That’s not all. Gen Z is also the generation most willing to take action if their experiences aren’t up to par. When asked if they’re likely to switch retailers or service providers to ones with better contactless experiences, 9 in 10 Gen Z consumers say they are.
Short-term, this means that the younger your consumers tend to be, the more they’ll scrutinize your contactless experiences, and the higher the risk is if you don’t deliver. There’s long-term implications to consider too: As Gen Z and subsequent generations begin to make up a larger share of consumers, all businesses will have to deal with heightened expectations around their contactless experiences.
The stakes are high. Yet many businesses—especially small businesses—aren’t able to keep up with this sudden shift.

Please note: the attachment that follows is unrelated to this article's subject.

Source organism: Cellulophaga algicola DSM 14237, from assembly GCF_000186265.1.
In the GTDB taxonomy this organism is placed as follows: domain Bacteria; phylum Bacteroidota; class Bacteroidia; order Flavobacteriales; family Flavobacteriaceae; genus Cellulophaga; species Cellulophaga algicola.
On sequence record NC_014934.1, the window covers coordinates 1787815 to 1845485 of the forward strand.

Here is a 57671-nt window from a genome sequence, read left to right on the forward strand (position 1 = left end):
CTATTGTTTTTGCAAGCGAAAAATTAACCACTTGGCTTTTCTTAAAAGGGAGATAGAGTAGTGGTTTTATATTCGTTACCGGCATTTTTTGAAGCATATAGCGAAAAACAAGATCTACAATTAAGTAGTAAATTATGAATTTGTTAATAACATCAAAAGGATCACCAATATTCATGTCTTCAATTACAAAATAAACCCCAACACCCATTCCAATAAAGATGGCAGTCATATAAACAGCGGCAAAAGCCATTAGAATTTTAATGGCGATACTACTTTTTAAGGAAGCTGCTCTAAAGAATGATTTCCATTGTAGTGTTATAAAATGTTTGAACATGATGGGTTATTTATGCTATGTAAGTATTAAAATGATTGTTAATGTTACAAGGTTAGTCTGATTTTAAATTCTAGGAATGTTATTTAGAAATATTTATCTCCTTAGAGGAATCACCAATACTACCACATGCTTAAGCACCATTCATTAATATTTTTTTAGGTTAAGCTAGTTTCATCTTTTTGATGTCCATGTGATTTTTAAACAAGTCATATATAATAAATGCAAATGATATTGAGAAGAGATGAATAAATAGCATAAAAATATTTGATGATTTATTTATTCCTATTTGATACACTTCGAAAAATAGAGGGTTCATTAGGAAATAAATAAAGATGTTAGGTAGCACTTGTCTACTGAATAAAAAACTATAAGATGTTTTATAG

Inconsistent contactless experiences drive customers away to big businesses
Key finding: Consumers say most industries aren’t able to deliver consistently positive contactless experiences. They add that larger chains are doing a better job than small businesses.
We know consumers want contactless experiences for the foreseeable future, but are businesses able to deliver? Not always. In fact, the data gathered by GetApp shows many businesses have a lot of ground to cover.
When we asked respondents to select all of the industries that have delivered consistently positive contactless experiences, only two—retail (54%) and restaurants (52%)—were selected by a majority of respondents, and just barely so. eCommerce, an industry that relies almost entirely on positive contactless experiences, was only selected by 34%.
Many businesses unexpectedly had to quickly implement contactless solutions this year, and they can attest that there are multiple challenges to delivering a consistent contactless experience: